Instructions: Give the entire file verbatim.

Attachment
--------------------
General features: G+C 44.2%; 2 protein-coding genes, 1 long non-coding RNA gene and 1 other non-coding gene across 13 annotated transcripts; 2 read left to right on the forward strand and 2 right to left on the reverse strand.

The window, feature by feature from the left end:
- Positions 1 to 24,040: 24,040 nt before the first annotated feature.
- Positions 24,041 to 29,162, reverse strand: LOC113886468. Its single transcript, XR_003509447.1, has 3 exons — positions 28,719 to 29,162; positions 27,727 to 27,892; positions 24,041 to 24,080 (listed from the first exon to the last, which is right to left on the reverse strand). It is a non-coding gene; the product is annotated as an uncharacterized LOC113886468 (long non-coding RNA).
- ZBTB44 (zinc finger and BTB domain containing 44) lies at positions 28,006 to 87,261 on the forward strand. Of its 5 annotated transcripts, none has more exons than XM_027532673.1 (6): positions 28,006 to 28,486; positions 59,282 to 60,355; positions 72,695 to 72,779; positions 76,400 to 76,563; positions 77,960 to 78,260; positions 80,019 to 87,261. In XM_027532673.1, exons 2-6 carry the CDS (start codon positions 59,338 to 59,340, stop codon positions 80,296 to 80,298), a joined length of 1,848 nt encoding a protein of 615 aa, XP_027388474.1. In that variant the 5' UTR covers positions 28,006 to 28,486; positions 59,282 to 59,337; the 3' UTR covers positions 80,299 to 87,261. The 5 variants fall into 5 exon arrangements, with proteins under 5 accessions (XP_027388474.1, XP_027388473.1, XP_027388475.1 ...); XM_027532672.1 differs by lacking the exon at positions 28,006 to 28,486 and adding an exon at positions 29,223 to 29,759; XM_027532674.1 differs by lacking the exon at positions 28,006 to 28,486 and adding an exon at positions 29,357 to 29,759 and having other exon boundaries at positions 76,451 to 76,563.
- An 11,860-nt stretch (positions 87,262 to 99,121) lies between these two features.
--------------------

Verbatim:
General features: G+C 44.2%; 2 protein-coding genes, 1 long non-coding RNA gene and 1 other non-coding gene across 13 annotated transcripts; 2 read left to right on the forward strand and 2 right to left on the reverse strand.

The window, feature by feature from the left end:
- Positions 1 to 24,040: 24,040 nt before the first annotated feature.
- Positions 24,041 to 29,162, reverse strand: LOC113886468. Its single transcript, XR_003509447.1, has 3 exons — positions 28,719 to 29,162; positions 27,727 to 27,892; positions 24,041 to 24,080 (listed from the first exon to the last, which is right to left on the reverse strand). It is a non-coding gene; the product is annotated as an uncharacterized LOC113886468 (long non-coding RNA).
- ZBTB44 (zinc finger and BTB domain containing 44) lies at positions 28,006 to 87,261 on the forward strand. Of its 5 annotated transcripts, none has more exons than XM_027532673.1 (6): positions 28,006 to 28,486; positions 59,282 to 60,355; positions 72,695 to 72,779; positions 76,400 to 76,563; positions 77,960 to 78,260; positions 80,019 to 87,261. In XM_027532673.1, exons 2-6 carry the CDS (start codon positions 59,338 to 59,340, stop codon positions 80,296 to 80,298), a joined length of 1,848 nt encoding a protein of 615 aa, XP_027388474.1. In that variant the 5' UTR covers positions 28,006 to 28,486; positions 59,282 to 59,337; the 3' UTR covers positions 80,299 to 87,261. The 5 variants fall into 5 exon arrangements, with proteins under 5 accessions (XP_027388474.1, XP_027388473.1, XP_027388475.1 ...); XM_027532672.1 differs by lacking the exon at positions 28,006 to 28,486 and adding an exon at positions 29,223 to 29,759; XM_027532674.1 differs by lacking the exon at positions 28,006 to 28,486 and adding an exon at positions 29,357 to 29,759 and having other exon boundaries at positions 76,451 to 76,563.
- An 11,860-nt stretch (positions 87,262 to 99,121) lies between these two features.